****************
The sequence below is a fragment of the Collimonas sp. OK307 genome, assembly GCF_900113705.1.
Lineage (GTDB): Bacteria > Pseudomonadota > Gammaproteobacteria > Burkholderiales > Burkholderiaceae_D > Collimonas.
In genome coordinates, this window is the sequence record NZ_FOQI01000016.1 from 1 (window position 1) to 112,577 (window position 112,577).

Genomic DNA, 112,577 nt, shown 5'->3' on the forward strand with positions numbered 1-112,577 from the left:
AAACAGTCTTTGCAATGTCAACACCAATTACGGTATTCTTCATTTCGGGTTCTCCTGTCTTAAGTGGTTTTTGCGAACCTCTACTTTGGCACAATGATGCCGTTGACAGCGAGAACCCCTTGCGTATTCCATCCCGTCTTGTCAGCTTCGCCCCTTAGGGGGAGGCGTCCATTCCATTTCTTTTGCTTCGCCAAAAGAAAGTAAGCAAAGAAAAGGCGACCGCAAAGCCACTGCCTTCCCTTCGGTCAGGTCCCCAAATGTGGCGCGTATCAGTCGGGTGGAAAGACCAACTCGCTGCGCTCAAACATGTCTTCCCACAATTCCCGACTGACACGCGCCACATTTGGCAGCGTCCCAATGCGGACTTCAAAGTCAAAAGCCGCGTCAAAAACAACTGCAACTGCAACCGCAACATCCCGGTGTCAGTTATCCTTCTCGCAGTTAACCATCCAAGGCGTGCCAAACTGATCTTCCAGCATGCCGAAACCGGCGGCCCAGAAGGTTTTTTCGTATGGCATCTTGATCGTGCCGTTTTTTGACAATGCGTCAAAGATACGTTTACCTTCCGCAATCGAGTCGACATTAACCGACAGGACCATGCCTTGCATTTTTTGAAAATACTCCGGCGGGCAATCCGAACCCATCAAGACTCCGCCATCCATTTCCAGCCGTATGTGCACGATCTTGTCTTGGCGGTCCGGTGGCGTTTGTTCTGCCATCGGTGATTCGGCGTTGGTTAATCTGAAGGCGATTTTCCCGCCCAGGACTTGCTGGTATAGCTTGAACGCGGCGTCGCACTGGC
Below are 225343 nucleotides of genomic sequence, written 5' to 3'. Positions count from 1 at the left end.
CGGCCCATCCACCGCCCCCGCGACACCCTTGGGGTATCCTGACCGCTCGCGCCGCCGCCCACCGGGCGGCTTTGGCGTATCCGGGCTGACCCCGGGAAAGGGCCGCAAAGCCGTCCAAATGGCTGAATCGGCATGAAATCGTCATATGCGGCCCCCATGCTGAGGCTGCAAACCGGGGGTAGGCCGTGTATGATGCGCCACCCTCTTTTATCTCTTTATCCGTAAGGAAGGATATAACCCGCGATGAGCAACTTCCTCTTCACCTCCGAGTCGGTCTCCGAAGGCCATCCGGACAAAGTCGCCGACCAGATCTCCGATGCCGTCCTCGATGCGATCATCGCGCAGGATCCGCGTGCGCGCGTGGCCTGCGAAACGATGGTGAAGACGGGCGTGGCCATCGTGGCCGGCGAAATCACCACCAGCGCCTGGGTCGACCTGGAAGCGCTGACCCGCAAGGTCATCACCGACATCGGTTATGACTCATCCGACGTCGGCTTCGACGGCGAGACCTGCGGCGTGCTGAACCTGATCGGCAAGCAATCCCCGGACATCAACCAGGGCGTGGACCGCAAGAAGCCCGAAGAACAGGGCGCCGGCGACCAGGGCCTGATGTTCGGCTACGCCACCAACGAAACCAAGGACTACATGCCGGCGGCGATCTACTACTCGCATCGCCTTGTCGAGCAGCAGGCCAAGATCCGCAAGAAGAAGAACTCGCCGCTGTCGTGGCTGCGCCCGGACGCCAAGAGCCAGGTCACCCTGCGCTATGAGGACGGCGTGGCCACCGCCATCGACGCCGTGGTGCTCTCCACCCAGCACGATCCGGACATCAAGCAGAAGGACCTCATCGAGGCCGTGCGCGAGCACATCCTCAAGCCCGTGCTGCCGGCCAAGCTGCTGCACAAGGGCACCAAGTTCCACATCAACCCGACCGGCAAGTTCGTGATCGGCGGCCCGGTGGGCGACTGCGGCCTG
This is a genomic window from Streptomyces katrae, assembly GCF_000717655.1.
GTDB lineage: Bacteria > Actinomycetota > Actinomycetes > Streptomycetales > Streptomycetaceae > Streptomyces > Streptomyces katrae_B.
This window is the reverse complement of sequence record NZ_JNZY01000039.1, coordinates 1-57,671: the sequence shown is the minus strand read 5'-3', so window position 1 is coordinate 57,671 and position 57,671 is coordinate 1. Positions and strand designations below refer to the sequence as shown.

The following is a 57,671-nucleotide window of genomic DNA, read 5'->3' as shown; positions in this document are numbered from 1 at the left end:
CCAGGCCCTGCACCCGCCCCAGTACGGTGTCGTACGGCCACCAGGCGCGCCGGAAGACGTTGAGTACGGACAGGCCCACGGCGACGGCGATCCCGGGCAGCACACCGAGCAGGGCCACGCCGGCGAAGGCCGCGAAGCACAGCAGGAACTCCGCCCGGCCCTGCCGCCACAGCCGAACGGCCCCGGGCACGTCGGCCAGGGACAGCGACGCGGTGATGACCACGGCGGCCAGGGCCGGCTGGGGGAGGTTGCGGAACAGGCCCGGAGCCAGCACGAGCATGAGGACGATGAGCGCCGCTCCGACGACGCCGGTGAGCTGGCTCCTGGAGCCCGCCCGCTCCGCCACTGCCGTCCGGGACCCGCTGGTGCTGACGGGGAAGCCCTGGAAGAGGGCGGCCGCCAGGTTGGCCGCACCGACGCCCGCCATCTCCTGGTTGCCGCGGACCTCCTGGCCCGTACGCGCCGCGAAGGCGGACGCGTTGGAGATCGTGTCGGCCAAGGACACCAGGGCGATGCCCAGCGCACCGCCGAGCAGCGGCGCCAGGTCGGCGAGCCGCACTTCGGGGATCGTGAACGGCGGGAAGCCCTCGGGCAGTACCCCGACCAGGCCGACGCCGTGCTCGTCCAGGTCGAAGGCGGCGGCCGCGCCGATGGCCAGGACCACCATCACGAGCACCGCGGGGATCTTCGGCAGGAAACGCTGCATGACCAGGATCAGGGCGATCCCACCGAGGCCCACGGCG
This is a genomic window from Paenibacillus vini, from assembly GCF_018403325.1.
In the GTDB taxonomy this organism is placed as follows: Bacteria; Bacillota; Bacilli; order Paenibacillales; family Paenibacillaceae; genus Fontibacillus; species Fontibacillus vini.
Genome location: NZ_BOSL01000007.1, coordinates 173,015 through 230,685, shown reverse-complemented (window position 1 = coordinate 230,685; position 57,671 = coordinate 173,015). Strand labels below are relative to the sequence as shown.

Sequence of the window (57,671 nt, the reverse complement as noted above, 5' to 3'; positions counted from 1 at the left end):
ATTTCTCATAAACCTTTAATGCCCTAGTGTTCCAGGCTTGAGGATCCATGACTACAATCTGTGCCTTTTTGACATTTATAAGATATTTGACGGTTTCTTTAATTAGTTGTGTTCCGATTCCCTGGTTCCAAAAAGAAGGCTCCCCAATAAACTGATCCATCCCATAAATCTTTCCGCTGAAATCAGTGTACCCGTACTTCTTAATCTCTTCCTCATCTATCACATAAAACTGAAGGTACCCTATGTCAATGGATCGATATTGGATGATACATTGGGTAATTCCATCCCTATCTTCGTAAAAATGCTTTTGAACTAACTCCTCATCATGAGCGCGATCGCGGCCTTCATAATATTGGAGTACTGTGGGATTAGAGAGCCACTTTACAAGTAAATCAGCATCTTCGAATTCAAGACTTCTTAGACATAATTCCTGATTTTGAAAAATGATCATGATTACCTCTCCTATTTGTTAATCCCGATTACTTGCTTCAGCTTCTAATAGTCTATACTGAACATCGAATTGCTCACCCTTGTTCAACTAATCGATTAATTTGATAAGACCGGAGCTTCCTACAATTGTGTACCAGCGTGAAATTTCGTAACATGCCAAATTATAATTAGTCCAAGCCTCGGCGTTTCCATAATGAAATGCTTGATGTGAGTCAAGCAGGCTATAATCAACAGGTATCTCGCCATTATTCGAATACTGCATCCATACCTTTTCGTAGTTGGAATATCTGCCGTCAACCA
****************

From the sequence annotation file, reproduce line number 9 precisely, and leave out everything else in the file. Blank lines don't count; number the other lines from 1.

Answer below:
GTDB lineage: Bacteria > Actinomycetota > Actinomycetes > Streptomycetales > Streptomycetaceae > Streptomyces > Streptomyces katrae_B.